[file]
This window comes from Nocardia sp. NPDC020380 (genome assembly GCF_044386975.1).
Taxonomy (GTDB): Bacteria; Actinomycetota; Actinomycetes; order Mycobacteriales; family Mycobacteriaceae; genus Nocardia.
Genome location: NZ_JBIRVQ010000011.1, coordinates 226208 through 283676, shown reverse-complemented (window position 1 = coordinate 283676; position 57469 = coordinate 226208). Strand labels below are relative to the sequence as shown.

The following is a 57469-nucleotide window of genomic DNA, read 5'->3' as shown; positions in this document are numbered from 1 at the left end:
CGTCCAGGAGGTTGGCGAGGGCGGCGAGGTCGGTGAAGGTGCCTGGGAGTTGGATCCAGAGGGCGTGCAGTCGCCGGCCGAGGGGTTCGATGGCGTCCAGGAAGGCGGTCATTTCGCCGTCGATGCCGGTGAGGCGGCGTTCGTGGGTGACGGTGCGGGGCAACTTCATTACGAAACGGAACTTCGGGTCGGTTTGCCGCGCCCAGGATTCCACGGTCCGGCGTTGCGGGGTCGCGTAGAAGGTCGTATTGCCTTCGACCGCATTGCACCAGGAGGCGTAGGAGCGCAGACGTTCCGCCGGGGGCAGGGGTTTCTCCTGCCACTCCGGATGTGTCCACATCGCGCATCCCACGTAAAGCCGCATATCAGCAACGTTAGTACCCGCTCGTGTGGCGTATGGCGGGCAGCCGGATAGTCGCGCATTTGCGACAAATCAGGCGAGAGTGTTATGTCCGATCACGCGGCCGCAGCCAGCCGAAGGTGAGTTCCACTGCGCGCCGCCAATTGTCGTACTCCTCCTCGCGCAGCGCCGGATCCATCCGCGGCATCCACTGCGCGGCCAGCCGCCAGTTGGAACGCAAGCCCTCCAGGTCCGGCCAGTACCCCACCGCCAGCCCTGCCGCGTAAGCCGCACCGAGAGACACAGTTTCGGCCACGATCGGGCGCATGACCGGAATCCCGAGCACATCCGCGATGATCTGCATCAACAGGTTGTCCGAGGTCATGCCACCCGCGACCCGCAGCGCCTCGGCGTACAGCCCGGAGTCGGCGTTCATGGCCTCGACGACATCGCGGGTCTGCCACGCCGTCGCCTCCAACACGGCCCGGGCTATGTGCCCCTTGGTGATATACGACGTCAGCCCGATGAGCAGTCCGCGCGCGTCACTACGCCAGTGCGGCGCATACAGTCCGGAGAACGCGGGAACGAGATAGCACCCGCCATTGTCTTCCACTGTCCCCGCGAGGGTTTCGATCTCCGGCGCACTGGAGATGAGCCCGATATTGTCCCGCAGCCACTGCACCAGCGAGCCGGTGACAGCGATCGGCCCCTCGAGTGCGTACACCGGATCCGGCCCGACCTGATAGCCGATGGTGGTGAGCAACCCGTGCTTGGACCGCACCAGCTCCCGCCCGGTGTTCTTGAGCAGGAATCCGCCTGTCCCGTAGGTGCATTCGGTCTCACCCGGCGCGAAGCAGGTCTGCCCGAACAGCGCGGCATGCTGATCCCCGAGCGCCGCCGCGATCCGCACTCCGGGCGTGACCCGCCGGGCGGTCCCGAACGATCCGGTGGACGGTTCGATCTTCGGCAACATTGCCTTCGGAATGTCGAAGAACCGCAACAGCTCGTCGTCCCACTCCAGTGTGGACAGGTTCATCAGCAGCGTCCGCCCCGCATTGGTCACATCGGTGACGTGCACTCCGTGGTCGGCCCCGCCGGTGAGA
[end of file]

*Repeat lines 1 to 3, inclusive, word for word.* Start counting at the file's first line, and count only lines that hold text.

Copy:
This window comes from Nocardia sp. NPDC020380 (genome assembly GCF_044386975.1).
Taxonomy (GTDB): Bacteria; Actinomycetota; Actinomycetes; order Mycobacteriales; family Mycobacteriaceae; genus Nocardia.
Genome location: NZ_JBIRVQ010000011.1, coordinates 226208 through 283676, shown reverse-complemented (window position 1 = coordinate 283676; position 57469 = coordinate 226208). Strand labels below are relative to the sequence as shown.